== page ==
Every year, the city of Rotterdam in the Netherlands gives some 30,000 people welfare benefits to help them make rent, buy food, and pay essential bills. And every year, thousands of those people are investigated under suspicion of committing benefits fraud. But in recent years, the way that people have been flagged as suspicious has changed.
In 2017, the city deployed a machine learning algorithm built by consulting firm Accenture. The algorithm, which generates a risk score for everyone on welfare, was trained to catch lawbreakers using data about individuals who had been investigated for fraud in the past. This risk score is dictated by attributes such as age, gender, and Dutch language ability. And rather than use this data to work out how much welfare aid people should receive, the city used it to work out who should be investigated for fraud..
When the Rotterdam system was deployed, Accenture hailed its “sophisticated data-driven approach” as an example to other cities. Rotterdam took over development of the algorithm in 2018. But in 2021, the city suspended use of the system after it received a critical external ethical review commissioned by the Dutch government, although Rotterdam continues to develop an alternative.
Lighthouse Reports and WIRED obtained Rotterdam’s welfare fraud algorithm and the data used to train it, giving unprecedented insight into how such systems work. This level of access, negotiated under freedom-of-information laws, enabled us to examine the personal data fed into the algorithm, the inner workings of the data processing, and the scores it generates. By reconstructing the system and testing how it works, we found that it discriminates based on ethnicity and gender. It also revealed evidence of fundamental flaws that made the system both inaccurate and unfair.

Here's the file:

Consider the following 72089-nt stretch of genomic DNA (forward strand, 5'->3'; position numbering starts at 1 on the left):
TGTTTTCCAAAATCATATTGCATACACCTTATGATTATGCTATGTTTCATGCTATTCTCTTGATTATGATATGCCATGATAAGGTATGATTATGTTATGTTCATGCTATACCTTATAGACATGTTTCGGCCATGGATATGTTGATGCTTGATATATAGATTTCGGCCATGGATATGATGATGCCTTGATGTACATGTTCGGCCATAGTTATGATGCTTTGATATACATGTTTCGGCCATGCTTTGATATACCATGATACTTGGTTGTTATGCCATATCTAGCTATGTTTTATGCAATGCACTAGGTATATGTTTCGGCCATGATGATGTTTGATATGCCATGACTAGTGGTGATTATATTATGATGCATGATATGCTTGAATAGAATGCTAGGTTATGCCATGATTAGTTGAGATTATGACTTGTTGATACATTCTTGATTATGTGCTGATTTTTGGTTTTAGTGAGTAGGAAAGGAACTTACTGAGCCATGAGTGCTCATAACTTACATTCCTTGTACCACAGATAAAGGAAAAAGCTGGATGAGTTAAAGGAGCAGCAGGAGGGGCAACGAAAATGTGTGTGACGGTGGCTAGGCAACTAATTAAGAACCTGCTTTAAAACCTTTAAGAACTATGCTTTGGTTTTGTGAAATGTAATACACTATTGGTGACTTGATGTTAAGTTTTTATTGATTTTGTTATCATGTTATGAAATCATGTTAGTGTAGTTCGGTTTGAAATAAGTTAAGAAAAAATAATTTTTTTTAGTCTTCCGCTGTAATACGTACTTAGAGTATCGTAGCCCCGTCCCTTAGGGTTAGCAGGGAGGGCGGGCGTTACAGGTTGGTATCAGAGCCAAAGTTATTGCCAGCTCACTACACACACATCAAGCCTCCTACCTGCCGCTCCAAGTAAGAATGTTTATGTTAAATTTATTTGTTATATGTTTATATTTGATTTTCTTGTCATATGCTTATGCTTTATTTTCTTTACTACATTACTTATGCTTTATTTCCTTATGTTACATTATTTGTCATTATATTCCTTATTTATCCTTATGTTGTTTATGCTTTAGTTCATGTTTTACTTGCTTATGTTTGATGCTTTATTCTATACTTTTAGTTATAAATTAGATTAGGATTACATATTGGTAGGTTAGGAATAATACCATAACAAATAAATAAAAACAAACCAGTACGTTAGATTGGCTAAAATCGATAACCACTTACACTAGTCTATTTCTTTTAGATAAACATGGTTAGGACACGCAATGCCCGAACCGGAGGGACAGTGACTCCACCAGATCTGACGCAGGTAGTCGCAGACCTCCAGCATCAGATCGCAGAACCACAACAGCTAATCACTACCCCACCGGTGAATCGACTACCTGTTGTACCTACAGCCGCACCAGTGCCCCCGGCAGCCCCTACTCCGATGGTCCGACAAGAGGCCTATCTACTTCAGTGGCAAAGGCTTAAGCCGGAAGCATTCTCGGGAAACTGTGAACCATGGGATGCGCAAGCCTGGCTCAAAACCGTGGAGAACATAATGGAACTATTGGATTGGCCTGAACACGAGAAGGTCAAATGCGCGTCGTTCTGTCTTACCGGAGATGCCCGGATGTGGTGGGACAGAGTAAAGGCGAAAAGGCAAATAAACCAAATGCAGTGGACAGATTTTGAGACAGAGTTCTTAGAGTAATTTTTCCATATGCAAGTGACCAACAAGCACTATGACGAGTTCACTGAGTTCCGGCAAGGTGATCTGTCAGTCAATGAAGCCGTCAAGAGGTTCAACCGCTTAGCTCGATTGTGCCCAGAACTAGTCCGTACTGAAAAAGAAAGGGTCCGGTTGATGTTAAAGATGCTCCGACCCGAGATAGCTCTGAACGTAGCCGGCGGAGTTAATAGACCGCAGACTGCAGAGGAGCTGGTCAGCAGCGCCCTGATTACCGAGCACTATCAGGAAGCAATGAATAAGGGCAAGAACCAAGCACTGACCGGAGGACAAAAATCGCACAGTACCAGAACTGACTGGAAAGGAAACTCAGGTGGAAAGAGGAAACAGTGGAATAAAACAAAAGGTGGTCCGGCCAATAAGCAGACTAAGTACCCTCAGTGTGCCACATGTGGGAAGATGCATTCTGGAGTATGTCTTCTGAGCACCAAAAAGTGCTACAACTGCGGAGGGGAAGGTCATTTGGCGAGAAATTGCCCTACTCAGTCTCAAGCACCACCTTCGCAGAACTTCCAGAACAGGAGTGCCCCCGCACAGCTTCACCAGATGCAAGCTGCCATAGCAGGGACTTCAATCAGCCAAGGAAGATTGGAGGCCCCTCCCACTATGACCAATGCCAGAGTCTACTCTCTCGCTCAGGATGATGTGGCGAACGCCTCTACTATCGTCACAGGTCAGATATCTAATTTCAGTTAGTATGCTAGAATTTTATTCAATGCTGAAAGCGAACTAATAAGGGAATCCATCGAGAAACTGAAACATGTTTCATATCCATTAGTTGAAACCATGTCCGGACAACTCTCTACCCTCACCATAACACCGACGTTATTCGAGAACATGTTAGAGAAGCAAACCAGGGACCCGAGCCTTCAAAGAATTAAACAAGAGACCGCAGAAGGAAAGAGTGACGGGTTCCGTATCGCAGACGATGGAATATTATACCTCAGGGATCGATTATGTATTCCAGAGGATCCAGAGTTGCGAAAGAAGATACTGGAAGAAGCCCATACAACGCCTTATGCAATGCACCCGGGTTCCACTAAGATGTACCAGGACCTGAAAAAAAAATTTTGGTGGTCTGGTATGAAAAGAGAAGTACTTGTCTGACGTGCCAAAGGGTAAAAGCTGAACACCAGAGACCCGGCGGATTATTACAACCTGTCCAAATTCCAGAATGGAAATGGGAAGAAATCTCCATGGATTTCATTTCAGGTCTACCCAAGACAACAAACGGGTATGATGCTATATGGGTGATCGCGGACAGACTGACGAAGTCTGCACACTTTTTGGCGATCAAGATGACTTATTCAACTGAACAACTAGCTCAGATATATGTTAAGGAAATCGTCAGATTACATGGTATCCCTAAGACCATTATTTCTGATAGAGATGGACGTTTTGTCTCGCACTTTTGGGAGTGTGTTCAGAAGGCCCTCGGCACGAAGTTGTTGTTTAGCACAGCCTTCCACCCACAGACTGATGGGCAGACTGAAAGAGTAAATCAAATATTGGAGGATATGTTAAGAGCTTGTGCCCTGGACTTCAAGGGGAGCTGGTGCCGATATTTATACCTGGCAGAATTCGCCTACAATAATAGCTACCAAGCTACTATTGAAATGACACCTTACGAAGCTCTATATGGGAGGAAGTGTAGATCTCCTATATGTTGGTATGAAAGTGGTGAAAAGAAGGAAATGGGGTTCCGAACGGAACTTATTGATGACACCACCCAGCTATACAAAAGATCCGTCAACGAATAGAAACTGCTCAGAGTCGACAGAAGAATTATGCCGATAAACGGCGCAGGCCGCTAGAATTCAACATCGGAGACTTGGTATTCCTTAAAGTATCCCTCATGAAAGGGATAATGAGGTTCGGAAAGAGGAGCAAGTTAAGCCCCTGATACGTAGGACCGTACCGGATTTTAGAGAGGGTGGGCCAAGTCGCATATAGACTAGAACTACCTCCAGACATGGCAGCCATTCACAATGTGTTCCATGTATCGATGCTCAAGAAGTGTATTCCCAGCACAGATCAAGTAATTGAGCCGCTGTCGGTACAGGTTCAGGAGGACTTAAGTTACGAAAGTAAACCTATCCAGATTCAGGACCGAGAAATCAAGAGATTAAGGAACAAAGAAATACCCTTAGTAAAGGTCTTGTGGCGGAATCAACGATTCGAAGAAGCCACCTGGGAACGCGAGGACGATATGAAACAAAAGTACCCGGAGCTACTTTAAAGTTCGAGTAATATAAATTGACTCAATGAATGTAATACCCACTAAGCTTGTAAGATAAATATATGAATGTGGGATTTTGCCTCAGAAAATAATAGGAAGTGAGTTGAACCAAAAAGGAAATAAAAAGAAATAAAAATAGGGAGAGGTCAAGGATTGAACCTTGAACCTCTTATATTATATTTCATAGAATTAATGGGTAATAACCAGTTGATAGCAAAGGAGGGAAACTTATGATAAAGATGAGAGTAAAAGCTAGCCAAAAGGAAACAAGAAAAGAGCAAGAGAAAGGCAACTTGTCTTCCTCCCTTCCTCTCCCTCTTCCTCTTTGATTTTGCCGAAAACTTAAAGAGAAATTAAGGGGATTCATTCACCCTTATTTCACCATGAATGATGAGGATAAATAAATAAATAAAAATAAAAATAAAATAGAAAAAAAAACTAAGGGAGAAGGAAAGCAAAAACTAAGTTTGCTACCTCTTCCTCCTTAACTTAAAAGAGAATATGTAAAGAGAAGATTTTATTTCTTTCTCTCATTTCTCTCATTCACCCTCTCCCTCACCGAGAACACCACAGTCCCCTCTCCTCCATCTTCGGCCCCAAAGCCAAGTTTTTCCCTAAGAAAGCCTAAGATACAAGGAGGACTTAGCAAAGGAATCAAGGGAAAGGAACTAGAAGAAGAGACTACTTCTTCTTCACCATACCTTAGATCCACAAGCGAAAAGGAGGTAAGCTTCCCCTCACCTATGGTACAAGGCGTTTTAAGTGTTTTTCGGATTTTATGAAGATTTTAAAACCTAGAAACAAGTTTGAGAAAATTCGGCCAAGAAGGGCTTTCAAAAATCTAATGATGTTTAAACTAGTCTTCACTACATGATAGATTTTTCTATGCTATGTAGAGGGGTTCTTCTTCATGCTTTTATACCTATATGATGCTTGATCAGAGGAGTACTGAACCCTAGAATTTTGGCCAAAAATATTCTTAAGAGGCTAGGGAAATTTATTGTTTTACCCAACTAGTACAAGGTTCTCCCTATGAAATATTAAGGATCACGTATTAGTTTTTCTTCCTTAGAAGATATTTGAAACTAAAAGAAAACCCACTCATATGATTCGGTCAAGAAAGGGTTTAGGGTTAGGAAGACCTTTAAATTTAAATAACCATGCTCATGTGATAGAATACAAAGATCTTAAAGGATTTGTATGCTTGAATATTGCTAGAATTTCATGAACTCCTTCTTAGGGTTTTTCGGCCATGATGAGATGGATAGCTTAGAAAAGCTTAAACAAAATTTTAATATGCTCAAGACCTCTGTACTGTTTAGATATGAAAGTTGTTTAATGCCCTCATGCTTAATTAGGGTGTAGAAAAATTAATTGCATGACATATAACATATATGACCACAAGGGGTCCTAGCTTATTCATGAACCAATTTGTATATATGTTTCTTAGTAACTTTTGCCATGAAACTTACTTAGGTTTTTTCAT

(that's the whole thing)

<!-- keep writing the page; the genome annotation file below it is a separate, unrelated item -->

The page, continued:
Rotterdam’s algorithm is best thought of as a suspicion machine. It judges people on many characteristics they cannot control (like gender and ethnicity). What might appear to a caseworker to be a vulnerability, such as a person showing signs of low self-esteem, is treated by the machine as grounds for suspicion when the caseworker enters a comment into the system. The data fed into the algorithm ranges from invasive (the length of someone’s last romantic relationship) and subjective (someone’s ability to convince and influence others) to banal (how many times someone has emailed the city) and seemingly irrelevant (whether someone plays sports). Despite the scale of data used to calculate risk scores, it performs little better than random selection.
Machine learning algorithms like Rotterdam’s are being used to make more and more decisions about people’s lives, including what schools their children attend, who gets interviewed for jobs, and which family gets a loan. Millions of people are being scored and ranked as they go about their daily lives, with profound implications. The spread of risk-scoring models is presented as progress, promising mathematical objectivity and fairness. Yet citizens have no real way to understand or question the decisions such systems make. [Continue reading…]